In May 2021, executives at Pfizer and BioNTech stated that individuals will likely need a third dose within 12 months of getting fully vaccinated against SARS-CoV-2, with high-risk groups expected to be the first in line. At the time of the original publication of this story, regulations surrounding booster shots for COVID-19 vaccines were not formally established.
A U.S. Food and Drug Administration advisory panel initially rejected the use of widespread booster shots after some members said that Pfizer did not provide enough data on the safety of extra doses. However, the agency walked back on its decision less than a week later, amending an emergency use authorization to allow for a third dose to certain at-risk individuals.
However, on Sept. 24, the Centers for Disease Control and Prevention endorsed COVID booster shots for millions of older Americans. The agency signed off on recommending booster shots to people 65 and older, residents in long-term care facilities, and those between 50 and 64 who have underlying health issues to get a booster shot of Pfizer-BioNTech’s vaccine six months after receiving their full regime. A person is considered fully vaccinated two weeks after the second dose of their mRNA COVID vaccines, like Pfizer and Moderna, or two weeks after a single dose of the Johnson & Johnson vaccine. Additionally, people can get a booster if they are between 18 and 64 and are healthcare workers or have a job that increases their risk of exposure.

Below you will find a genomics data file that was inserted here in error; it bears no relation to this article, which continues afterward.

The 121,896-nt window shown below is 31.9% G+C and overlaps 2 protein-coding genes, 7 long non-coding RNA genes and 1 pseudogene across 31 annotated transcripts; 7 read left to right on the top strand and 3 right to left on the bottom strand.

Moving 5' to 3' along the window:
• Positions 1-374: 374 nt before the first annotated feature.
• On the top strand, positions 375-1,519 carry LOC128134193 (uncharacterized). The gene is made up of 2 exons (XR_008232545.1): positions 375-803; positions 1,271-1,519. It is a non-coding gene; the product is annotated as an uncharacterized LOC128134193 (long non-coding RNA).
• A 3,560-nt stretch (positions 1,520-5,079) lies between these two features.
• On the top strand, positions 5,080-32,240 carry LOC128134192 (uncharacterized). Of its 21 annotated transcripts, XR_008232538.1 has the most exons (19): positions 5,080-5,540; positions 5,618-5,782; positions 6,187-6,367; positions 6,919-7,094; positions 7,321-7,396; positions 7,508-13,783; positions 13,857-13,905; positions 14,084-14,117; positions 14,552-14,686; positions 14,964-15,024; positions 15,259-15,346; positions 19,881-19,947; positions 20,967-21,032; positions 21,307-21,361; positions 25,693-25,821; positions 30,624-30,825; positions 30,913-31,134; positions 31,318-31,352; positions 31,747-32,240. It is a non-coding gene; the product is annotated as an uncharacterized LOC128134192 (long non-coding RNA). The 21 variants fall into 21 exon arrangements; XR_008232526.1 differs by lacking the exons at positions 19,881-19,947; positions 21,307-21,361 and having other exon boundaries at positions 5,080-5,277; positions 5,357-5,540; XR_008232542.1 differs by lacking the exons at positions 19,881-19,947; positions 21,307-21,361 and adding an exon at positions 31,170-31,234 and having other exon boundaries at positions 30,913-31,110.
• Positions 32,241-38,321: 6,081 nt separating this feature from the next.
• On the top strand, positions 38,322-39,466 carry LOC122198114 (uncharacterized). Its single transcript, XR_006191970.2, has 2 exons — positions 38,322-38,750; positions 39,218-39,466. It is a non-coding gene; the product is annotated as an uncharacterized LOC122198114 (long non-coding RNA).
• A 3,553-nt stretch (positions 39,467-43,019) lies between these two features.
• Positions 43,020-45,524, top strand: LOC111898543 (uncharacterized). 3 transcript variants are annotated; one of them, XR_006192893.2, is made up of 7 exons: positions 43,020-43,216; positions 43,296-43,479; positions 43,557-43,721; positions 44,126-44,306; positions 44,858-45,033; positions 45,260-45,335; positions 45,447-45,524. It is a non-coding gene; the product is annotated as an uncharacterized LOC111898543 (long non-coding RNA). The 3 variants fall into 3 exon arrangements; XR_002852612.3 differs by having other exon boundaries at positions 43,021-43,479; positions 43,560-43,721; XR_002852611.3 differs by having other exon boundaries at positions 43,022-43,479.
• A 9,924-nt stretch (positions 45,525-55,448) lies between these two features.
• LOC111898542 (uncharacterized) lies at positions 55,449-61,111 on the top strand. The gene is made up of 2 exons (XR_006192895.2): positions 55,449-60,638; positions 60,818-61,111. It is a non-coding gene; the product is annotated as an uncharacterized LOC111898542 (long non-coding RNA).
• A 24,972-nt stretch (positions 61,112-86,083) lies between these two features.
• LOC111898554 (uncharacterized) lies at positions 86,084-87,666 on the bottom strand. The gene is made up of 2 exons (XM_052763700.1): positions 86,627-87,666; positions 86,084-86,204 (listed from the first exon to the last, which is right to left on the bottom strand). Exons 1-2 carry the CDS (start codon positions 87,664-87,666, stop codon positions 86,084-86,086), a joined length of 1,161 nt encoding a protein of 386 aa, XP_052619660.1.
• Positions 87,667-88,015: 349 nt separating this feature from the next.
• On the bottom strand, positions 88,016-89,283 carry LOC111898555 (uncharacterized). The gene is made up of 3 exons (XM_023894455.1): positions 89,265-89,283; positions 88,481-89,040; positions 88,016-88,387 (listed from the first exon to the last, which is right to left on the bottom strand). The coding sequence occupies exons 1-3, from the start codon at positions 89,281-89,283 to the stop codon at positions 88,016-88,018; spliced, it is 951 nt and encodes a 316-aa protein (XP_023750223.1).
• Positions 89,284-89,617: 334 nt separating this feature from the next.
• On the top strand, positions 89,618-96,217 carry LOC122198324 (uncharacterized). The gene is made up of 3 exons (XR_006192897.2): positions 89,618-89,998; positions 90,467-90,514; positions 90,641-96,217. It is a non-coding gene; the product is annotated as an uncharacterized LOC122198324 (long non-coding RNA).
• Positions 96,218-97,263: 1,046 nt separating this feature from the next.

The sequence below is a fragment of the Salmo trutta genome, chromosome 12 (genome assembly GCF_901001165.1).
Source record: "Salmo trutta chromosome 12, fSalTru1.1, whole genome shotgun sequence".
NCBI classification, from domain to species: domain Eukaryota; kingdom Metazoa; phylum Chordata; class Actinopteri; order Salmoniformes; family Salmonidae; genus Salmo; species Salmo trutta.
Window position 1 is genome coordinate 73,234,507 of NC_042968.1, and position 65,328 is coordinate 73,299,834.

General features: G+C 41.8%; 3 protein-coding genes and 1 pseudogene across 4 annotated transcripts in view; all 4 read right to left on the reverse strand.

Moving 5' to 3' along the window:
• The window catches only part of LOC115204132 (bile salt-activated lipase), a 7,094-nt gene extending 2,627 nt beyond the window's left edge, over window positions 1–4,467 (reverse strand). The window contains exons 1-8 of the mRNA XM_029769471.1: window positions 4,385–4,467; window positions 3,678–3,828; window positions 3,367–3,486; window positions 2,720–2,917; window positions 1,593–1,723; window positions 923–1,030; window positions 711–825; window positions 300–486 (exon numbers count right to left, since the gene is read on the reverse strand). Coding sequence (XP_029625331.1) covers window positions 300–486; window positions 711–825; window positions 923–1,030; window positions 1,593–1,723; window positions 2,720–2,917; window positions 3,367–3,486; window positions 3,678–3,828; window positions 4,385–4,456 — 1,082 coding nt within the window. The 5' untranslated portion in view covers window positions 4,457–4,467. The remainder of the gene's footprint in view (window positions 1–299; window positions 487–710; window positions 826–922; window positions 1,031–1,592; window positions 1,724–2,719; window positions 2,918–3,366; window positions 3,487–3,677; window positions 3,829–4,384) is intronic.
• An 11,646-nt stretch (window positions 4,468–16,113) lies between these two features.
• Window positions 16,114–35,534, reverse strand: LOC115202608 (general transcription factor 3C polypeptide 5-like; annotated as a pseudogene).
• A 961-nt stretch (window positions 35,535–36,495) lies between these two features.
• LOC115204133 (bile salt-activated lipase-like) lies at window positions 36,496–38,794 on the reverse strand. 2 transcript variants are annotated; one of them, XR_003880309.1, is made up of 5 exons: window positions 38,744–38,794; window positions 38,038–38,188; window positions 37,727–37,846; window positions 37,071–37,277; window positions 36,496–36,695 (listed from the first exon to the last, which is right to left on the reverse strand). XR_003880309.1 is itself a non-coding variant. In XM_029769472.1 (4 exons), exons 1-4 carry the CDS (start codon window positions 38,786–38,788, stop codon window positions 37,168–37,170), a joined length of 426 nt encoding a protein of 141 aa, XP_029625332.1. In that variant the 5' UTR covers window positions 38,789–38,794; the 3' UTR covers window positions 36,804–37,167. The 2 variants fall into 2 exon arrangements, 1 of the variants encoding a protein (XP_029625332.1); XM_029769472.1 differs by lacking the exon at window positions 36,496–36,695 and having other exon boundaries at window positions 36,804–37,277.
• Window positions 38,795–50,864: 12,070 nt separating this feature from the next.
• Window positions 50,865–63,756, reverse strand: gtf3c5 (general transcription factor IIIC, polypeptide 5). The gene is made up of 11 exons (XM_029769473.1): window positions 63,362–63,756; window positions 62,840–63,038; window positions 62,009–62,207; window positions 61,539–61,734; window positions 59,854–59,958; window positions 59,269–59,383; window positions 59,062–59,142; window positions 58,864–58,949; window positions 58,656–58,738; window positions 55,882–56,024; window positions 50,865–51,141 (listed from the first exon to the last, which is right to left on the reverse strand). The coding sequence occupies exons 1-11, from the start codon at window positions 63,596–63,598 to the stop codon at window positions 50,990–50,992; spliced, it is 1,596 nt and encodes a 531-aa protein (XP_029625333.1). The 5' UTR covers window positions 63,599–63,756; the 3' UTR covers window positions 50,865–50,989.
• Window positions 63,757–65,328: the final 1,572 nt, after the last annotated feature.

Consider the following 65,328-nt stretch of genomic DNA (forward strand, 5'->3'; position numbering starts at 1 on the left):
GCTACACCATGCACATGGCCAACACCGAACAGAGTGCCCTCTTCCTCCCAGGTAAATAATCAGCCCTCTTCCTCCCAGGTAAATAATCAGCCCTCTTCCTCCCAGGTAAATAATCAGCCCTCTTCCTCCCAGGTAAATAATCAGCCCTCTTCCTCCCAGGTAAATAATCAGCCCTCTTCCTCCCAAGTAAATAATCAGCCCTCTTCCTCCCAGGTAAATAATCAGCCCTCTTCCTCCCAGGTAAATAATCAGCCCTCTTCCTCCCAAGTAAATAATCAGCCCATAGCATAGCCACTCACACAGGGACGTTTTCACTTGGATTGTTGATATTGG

At the time of the original publication of this story, regulations surrounding booster shots for COVID-19 vaccines had not been formally established. While the vaccine has caused some adverse reactions, including Guillain-Barré syndrome and thrombosis with thrombocytopenia syndrome, health experts argue that such reactions are rare and vaccines are generally safe.